Though almost all of the state begs to be explored this spring, the following are five of the best hiking trails in Washington.
Click here for a list of activities to enjoy this spring.
For Intermediate Hikers: Poo Poo Point
Located on West Tiger Mountain in Issaquah, Poo Poo Point is of the most popular hiking trails in Washington. Though you will likely see many others on your visit, be sure to download a map to your phone; you will lose service during the climb. The trail is considered to be a challenging hike for intermediate hikers and beyond. It takes almost four hours to complete the 12-mile-long trek, and visitors will come across various streams, steep slopes and even wildlife, including bears, rabbits and deer. The pay-off of completing Poo Poo Point is one of the most spectacular views of Mt. Rainer; the area also serves as the perfect launch pad for hang gliding and paragliders. Poo Poo Point’s trail is pet-friendly, so be sure to watch your furry friends closely and keep them on a leash at all times. Check weather conditions before visiting; this trail can be muddy, slippery or even icy, depending on the season. Poo Poo Point’s path is open year-round. For more information, visit wta.org.
Beginner and Family Friendly: Rattlesnake Lake
Just 30 minutes from Seattle, Rattlesnake Lake is in King County and offers a beginner, family-friendly trail. This trek is ADA-accessible, paved and only 3.4 miles long. Seattle Public Utilities maintains the Rattlesnake Lake trail, making the destination one of the most well-kept trails to explore. The site is pet-friendly and very popular with locals for its scenic views and low difficulty level. Once you complete the trail, enjoy a dip in the lake in the warmer months for a nice cooldown. Rattlesnake Lake trail is open year-round from dusk until dawn, depending on weather conditions. For more information, visit seattle.gov.
Moderately Challenging: Lake Twenty-Two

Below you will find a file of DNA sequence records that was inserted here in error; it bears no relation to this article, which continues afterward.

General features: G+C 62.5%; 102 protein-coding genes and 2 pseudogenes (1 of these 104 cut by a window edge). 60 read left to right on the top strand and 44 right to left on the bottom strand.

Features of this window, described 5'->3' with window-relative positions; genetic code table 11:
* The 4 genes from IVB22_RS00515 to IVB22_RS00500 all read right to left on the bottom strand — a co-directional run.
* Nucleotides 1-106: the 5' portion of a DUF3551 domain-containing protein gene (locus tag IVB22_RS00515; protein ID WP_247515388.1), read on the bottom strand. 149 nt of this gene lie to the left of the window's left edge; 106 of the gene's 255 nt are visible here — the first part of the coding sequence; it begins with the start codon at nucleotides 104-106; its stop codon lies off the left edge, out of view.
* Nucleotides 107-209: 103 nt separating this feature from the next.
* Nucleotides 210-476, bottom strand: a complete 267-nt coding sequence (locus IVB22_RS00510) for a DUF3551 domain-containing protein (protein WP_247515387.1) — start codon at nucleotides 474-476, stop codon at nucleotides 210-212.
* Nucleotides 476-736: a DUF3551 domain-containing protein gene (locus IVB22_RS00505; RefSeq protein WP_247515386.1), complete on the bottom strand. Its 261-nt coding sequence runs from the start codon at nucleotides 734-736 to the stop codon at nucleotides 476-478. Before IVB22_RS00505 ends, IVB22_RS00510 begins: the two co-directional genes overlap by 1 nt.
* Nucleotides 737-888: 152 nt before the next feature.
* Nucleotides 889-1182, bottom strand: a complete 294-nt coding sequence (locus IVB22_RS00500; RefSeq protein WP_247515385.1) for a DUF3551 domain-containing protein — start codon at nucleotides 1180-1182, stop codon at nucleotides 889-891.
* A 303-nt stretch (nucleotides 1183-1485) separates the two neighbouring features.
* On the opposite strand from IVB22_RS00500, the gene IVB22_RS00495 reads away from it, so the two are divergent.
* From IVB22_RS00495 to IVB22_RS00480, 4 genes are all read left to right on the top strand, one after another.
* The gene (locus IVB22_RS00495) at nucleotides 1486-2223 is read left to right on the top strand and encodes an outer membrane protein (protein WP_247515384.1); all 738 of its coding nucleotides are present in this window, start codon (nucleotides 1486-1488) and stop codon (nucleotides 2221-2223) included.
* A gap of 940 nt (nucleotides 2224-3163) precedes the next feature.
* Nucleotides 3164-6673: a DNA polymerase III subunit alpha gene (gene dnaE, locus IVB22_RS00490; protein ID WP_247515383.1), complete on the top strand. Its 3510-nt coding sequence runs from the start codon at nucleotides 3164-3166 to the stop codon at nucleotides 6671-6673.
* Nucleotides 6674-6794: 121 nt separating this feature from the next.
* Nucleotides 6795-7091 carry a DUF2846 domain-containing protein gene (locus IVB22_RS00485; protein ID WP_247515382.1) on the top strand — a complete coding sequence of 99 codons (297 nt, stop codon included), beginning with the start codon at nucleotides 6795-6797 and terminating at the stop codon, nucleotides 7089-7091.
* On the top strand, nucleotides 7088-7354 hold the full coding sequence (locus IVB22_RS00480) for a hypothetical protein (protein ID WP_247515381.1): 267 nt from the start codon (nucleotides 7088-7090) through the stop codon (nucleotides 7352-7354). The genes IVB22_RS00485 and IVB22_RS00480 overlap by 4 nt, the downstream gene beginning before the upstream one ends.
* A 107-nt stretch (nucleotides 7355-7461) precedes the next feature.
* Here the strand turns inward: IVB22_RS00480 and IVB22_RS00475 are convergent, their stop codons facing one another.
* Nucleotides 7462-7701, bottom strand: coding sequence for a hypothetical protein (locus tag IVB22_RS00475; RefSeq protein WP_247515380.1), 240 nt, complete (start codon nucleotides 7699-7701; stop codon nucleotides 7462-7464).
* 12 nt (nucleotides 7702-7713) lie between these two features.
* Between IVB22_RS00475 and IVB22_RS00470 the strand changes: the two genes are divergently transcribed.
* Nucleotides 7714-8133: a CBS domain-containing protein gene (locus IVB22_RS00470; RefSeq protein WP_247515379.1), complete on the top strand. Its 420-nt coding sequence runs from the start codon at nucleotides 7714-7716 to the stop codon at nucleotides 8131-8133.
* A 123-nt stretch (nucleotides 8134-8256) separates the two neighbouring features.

A one-mile trek will take hikers to an oasis of alpine wetland at Lake Twenty-Two. The hiking trail in Washington directs visitors around the lake, with stops along the way to swim, grab a picture or simply enjoy the view. The course is most popular during the summer months and is commonly used as a destination for snowshoeing in the winter months. The lake is one of the few glacier lakes in Washington, located off of a basin on the north side of Mt. Pilchuck. Lake Twenty-Two’s trail is moderately challenging, with a few sections having a steep climb down. A federal recreation pass is required to visit, and the destination is open year-round. For more information, visit fs.usda.gov.
Unique, Intense Trek: Mailbox Peak
Arguably one of the busiest trails in Snoqualmie, Mailbox Peak is a unique adventure leading up to the iconic old mailbox at the top (be sure to check inside; locals love to leave presents behind for others to find). The trail is 4,181 feet in elevation with 10 total miles round-trip. With its rocky high altitude, Mailbox Peak takes an average of seven hours to complete and can be an intense trek for beginners. Though the trail is one of the more challenging ventures, the reward waiting at the top is unbeatable. The views from the peak overlook Mt. Rainer and the stunning bends below. Mailbox Peak is open year-round, depending on weather conditions. For more information, visit wta.org.
Short and Easy: Twin Falls
Twin Falls is one of the most rewarding, short and easy hiking trails in Washington, perfect for the little ones and the beginner hikers in your life. The trek is 2.6 miles long, takes up to an hour and has minimal elevation. The trailhead will take you into the lush woods, where visitors will stumble upon three waterfalls, rivers and calming springs. Hikers can find various fish and growing aquatic life in each pool and might even catch an elk or two on the trail. Twin Falls is pet-friendly, with dogs allowed only with a leash on. The track is open year-round, depending on weather conditions. For more information, visit wta.org.